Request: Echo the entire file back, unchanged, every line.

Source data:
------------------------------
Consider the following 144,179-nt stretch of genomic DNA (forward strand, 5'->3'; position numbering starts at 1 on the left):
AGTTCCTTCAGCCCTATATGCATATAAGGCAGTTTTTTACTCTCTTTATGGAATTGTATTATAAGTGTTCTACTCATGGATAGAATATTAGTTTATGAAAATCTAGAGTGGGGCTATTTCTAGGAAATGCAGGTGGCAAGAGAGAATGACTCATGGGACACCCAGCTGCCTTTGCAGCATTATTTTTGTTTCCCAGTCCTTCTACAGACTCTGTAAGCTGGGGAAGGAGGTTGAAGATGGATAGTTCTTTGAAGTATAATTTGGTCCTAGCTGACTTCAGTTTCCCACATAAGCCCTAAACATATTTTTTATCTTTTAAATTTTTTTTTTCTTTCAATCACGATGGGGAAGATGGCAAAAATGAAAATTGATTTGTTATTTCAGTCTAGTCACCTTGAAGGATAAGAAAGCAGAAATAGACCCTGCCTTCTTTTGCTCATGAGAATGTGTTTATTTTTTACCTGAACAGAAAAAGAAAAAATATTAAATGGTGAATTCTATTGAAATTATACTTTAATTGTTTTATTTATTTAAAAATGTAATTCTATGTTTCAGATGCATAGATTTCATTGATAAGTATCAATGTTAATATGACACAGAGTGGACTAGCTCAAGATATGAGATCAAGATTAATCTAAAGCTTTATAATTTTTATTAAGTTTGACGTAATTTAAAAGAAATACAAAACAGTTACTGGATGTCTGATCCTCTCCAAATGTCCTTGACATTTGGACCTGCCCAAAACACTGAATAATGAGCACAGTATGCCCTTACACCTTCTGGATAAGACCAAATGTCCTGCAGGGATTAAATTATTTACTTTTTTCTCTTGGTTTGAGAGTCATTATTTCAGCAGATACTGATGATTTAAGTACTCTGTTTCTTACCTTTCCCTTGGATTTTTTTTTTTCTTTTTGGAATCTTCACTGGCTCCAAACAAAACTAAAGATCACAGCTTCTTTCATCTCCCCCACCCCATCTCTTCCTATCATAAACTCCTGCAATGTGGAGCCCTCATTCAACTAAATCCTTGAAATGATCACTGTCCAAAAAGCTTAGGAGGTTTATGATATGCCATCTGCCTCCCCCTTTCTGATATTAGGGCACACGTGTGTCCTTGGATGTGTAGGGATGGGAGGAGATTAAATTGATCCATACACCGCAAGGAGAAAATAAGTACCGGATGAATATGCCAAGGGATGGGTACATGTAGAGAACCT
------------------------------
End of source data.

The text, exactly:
Consider the following 144,179-nt stretch of genomic DNA (forward strand, 5'->3'; position numbering starts at 1 on the left):
AGTTCCTTCAGCCCTATATGCATATAAGGCAGTTTTTTACTCTCTTTATGGAATTGTATTATAAGTGTTCTACTCATGGATAGAATATTAGTTTATGAAAATCTAGAGTGGGGCTATTTCTAGGAAATGCAGGTGGCAAGAGAGAATGACTCATGGGACACCCAGCTGCCTTTGCAGCATTATTTTTGTTTCCCAGTCCTTCTACAGACTCTGTAAGCTGGGGAAGGAGGTTGAAGATGGATAGTTCTTTGAAGTATAATTTGGTCCTAGCTGACTTCAGTTTCCCACATAAGCCCTAAACATATTTTTTATCTTTTAAATTTTTTTTTTCTTTCAATCACGATGGGGAAGATGGCAAAAATGAAAATTGATTTGTTATTTCAGTCTAGTCACCTTGAAGGATAAGAAAGCAGAAATAGACCCTGCCTTCTTTTGCTCATGAGAATGTGTTTATTTTTTACCTGAACAGAAAAAGAAAAAATATTAAATGGTGAATTCTATTGAAATTATACTTTAATTGTTTTATTTATTTAAAAATGTAATTCTATGTTTCAGATGCATAGATTTCATTGATAAGTATCAATGTTAATATGACACAGAGTGGACTAGCTCAAGATATGAGATCAAGATTAATCTAAAGCTTTATAATTTTTATTAAGTTTGACGTAATTTAAAAGAAATACAAAACAGTTACTGGATGTCTGATCCTCTCCAAATGTCCTTGACATTTGGACCTGCCCAAAACACTGAATAATGAGCACAGTATGCCCTTACACCTTCTGGATAAGACCAAATGTCCTGCAGGGATTAAATTATTTACTTTTTTCTCTTGGTTTGAGAGTCATTATTTCAGCAGATACTGATGATTTAAGTACTCTGTTTCTTACCTTTCCCTTGGATTTTTTTTTTTCTTTTTGGAATCTTCACTGGCTCCAAACAAAACTAAAGATCACAGCTTCTTTCATCTCCCCCACCCCATCTCTTCCTATCATAAACTCCTGCAATGTGGAGCCCTCATTCAACTAAATCCTTGAAATGATCACTGTCCAAAAAGCTTAGGAGGTTTATGATATGCCATCTGCCTCCCCCTTTCTGATATTAGGGCACACGTGTGTCCTTGGATGTGTAGGGATGGGAGGAGATTAAATTGATCCATACACCGCAAGGAGAAAATAAGTACCGGATGAATATGCCAAGGGATGGGTACATGTAGAGAACCT